Milford’s murals and the power of one teacher
Editor's Note: The following article was submitted to the Milford Mirror by the Milford Fine Arts Council.
During the 1940s when President Franklin D. Roosevelt’s Works Progress Administration’s Federal Artists Project was at its height — hiring Connecticut artists to paint murals in public buildings — one Milford teacher was creating her own mural program.
Rose Marucci was the new art teacher at Milford High School. Her art room was on the third floor of the Toulson (or Yellow) Building on River Street, a building that still stands but is now the River Park Apartments.
“It was Milford’s 300th anniversary and it took Miss Marucci six months to convince School Supt. Dr. Carl Maddox to allow her talented students, under the direction of student Jay Heydock, to research and create a mural to celebrate it,” said Marion Morra, curator of Milford’s Permanent Art Collection.
The mural, a colonial scene of Milford, included the faces of some of the students who worked on it, even the features of Supt. Maddox. The celebratory mural was painted directly on the wall of the art room and, when it was finished in 1939, it was written up in a Connecticut education journal.
“The success of the first mural allowed Miss Marucci to think bigger,” continued Morra. “This time, she decided that the mural would be painted on canvas, then attached to a frame to allow it to be moved. She lobbied successfully for canvas and wood. She also had her eye on a student who she knew had talent but was not yet a serious art student – Eddie Kasper.”
Kasper’s History of Mathematics mural
Kasper had his own set of challenges. At the age of five, he developed tuberculosis of the hip, for which there was then no effective treatment. He entered a sanitarium for children with bone TB and, because he had to stay off his feet, learned to paint. He stayed in the sanitarium until he became high school age, when he entered Milford High School.
One day, when Kasper was a senior — and president of the Class of 1942 — he was walking past Miss Martucci’s art room when she suddenly pulled him into her room and asked if he would like to paint a mural. Surprised, he thought she was joking but seeing the big roll of canvas, he realized she was serious.
Kasper was considering math as a career and, after doing some research, decided to concentrate his painting on the history of mathematics. He started making drawings. It was agreed that the new mural, featuring the greats of mathematics, would stretch across the front wall above the blackboard in a math room on the second floor of the high school.
For most of the year, Kasper worked on the mural every afternoon when school was finished and in any spare moments he had during the day. Marucci often encouraged her other students to watch Eddie as he created his paintings. When Let No Man Ignorant of Geometry Enter Here was complete, it featured Euclid, the founder of geometry and Greek author, sitting between two pillars, surrounded by 17 other mathematics luminaries.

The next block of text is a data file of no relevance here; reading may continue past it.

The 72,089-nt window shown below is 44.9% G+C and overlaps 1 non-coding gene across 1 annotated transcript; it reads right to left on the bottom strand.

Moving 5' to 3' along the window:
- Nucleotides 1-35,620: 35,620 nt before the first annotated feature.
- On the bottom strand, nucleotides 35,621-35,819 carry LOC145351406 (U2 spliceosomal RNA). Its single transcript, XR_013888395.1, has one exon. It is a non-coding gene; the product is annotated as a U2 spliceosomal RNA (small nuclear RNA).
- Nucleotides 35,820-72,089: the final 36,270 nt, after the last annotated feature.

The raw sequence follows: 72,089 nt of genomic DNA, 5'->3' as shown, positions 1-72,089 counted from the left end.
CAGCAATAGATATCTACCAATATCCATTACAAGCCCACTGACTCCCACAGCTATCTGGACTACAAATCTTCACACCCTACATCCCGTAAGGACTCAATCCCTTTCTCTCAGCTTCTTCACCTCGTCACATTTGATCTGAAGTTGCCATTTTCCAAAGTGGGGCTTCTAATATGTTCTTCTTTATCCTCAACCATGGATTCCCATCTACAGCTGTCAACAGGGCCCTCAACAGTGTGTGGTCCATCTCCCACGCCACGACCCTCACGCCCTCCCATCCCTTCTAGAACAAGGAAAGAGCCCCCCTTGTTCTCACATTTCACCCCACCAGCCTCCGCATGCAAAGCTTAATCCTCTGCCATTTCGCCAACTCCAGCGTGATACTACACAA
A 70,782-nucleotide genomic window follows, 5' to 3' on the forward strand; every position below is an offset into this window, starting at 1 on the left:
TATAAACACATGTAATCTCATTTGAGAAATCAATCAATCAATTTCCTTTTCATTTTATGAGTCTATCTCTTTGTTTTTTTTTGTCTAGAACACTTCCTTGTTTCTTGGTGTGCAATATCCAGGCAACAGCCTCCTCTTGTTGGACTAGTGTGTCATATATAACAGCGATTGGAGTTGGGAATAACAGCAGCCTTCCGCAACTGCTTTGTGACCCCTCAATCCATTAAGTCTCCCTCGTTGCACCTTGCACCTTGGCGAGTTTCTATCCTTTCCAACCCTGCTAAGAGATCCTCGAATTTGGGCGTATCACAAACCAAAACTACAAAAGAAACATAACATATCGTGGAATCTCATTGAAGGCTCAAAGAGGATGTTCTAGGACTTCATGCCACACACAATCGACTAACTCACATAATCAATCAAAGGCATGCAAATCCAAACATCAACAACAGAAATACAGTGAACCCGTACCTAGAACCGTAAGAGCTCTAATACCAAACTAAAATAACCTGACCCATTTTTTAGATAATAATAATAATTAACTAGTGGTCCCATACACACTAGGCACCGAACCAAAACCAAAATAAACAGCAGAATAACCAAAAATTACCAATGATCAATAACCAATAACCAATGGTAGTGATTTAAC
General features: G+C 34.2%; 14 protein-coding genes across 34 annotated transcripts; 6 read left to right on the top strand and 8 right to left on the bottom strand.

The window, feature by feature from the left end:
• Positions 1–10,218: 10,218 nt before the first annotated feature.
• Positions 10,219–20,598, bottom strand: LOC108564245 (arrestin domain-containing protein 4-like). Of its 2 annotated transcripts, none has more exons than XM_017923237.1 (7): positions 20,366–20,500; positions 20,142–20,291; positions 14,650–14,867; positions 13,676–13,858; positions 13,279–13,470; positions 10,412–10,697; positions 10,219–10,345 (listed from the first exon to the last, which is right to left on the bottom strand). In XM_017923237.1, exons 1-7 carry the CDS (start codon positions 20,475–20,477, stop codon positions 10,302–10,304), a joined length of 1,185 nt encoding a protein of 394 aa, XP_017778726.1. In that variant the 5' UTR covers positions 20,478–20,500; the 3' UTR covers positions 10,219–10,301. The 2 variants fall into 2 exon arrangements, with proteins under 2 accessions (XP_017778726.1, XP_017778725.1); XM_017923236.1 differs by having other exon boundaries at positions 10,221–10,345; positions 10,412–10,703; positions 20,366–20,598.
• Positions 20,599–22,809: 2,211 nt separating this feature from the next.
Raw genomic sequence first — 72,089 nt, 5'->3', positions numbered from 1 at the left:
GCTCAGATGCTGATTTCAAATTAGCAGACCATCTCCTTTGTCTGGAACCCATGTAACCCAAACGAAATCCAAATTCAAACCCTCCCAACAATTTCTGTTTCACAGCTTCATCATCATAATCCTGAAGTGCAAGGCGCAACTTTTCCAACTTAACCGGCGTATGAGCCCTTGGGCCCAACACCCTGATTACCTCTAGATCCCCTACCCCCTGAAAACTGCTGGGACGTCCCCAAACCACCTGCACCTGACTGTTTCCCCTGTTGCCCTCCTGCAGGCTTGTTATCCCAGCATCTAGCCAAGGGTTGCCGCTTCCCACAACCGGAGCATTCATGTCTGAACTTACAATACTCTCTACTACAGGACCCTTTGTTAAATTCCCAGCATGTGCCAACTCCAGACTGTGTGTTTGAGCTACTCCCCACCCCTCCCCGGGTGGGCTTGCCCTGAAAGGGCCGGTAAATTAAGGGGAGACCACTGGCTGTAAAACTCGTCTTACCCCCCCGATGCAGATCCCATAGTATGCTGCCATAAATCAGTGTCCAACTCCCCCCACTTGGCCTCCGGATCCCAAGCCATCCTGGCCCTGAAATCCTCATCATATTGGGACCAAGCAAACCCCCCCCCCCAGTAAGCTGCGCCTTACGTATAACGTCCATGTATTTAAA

But Marucci was not finished. Impressed with Kasper’s talent and unbeknownst to him, she had taken some of his work to the Dean of the Yale art school, who was impressed with his work. Kasper was called into Supt. Maddox’s office and told he had received the Gunn Scholarship, a full scholarship to Yale University School of Fine Arts.
By 1950, Yale graduate Kasper had moved to New York and made his first sale to Vogue Magazine. Soon he became a freelance artist for Sports Illustrated and went on to become one of Sports Illustrated’s most famous artist/photographers.
Known mostly for sport art, including his lithograph of golf great Sam Sneed, Kasper painted one of his most famous works — NHL, a painting Sports Illustrated commissioned him to create in 1979. NHL was donated to the American Sport Art Museum and Archives.
He exhibited at Dartmouth College, Spectrum Fine Arts in New York City and many other galleries throughout New England. He also did illustrations for Columbia Record, Vogue, Harper’s Bazaar and a number of books. For the last 15 years of his life, Kasper specialized in portraits.
Kasper’s interest in the state of Milford’s murals
“As we are today,” said Morra, “Kasper also was worried about the future of Milford’s murals. In 1975, when members of the Walnut Beach firehouse decided to renovate the firehouse’s interior and cover the WPA mural that had been painted on one of its walls, one of the volunteer firemen called Kasper to see what he could do. Kasper saw that the mural was in terrible shape and decided to restore it. As he said at the time, ‘I know how to do that sort of thing. It looks real nice now and I gave it a protective coating to keep it from yellowing or peeling.’
“Unfortunately,” continued Morra, “the Walnut Beach firehouse WPA mural is now among the missing, as is the original mural painted by Miss Marucci’s students in honor of Milford’s 300th anniversary. The loss of these historic artworks is why Milford’s Permanent Art Collection Committee is working to raise funds to restore another mural which has been saved and is desperately in need of conservation: They Shall Pass This Way But Once, a WPA mural that once hung in Milford’s Central Grammar School and when restored, will hang in the Milford Library.
“We can only imagine with fondness the energy and resourcefulness of people like Miss Marucci and Ed Kasper and wish they were here to inspire us as we try to raise the dollars needed to restore Milford’s artwork,” concluded Morra.